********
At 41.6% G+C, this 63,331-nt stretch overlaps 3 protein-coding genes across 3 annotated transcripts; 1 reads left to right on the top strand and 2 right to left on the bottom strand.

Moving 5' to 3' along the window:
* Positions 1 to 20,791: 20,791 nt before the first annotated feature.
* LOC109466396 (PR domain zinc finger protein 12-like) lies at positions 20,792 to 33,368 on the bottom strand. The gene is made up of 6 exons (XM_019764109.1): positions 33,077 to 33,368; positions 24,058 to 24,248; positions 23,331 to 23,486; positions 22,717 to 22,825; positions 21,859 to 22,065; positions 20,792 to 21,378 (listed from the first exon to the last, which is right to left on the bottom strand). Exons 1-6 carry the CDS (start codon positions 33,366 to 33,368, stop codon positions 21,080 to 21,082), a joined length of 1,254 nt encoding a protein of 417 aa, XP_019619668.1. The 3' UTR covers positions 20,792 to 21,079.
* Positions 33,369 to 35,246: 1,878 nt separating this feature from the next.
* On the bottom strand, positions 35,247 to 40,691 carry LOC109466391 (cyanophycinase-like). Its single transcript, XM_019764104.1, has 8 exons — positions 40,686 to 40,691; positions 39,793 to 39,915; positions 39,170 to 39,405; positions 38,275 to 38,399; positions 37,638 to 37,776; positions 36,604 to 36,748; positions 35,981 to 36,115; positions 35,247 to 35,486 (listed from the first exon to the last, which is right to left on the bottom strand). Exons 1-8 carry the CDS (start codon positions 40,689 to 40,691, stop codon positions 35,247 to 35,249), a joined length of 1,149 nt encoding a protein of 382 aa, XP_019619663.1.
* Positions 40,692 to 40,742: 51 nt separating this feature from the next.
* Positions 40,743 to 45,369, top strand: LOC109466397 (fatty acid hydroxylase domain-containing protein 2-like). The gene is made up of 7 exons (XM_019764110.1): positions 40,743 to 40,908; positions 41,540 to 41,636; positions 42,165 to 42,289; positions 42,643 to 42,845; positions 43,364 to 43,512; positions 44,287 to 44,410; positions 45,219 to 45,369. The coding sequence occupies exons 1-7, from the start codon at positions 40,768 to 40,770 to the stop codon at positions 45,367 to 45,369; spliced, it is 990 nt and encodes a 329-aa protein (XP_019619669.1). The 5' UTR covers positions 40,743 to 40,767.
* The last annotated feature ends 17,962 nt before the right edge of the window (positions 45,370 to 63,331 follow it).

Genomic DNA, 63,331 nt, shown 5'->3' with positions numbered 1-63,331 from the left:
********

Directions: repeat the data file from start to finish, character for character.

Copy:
At 41.6% G+C, this 63,331-nt stretch overlaps 3 protein-coding genes across 3 annotated transcripts; 1 reads left to right on the top strand and 2 right to left on the bottom strand.

Moving 5' to 3' along the window:
* Positions 1 to 20,791: 20,791 nt before the first annotated feature.
* LOC109466396 (PR domain zinc finger protein 12-like) lies at positions 20,792 to 33,368 on the bottom strand. The gene is made up of 6 exons (XM_019764109.1): positions 33,077 to 33,368; positions 24,058 to 24,248; positions 23,331 to 23,486; positions 22,717 to 22,825; positions 21,859 to 22,065; positions 20,792 to 21,378 (listed from the first exon to the last, which is right to left on the bottom strand). Exons 1-6 carry the CDS (start codon positions 33,366 to 33,368, stop codon positions 21,080 to 21,082), a joined length of 1,254 nt encoding a protein of 417 aa, XP_019619668.1. The 3' UTR covers positions 20,792 to 21,079.
* Positions 33,369 to 35,246: 1,878 nt separating this feature from the next.
* On the bottom strand, positions 35,247 to 40,691 carry LOC109466391 (cyanophycinase-like). Its single transcript, XM_019764104.1, has 8 exons — positions 40,686 to 40,691; positions 39,793 to 39,915; positions 39,170 to 39,405; positions 38,275 to 38,399; positions 37,638 to 37,776; positions 36,604 to 36,748; positions 35,981 to 36,115; positions 35,247 to 35,486 (listed from the first exon to the last, which is right to left on the bottom strand). Exons 1-8 carry the CDS (start codon positions 40,689 to 40,691, stop codon positions 35,247 to 35,249), a joined length of 1,149 nt encoding a protein of 382 aa, XP_019619663.1.
* Positions 40,692 to 40,742: 51 nt separating this feature from the next.
* Positions 40,743 to 45,369, top strand: LOC109466397 (fatty acid hydroxylase domain-containing protein 2-like). The gene is made up of 7 exons (XM_019764110.1): positions 40,743 to 40,908; positions 41,540 to 41,636; positions 42,165 to 42,289; positions 42,643 to 42,845; positions 43,364 to 43,512; positions 44,287 to 44,410; positions 45,219 to 45,369. The coding sequence occupies exons 1-7, from the start codon at positions 40,768 to 40,770 to the stop codon at positions 45,367 to 45,369; spliced, it is 990 nt and encodes a 329-aa protein (XP_019619669.1). The 5' UTR covers positions 40,743 to 40,767.
* The last annotated feature ends 17,962 nt before the right edge of the window (positions 45,370 to 63,331 follow it).

Genomic DNA, 63,331 nt, shown 5'->3' with positions numbered 1-63,331 from the left: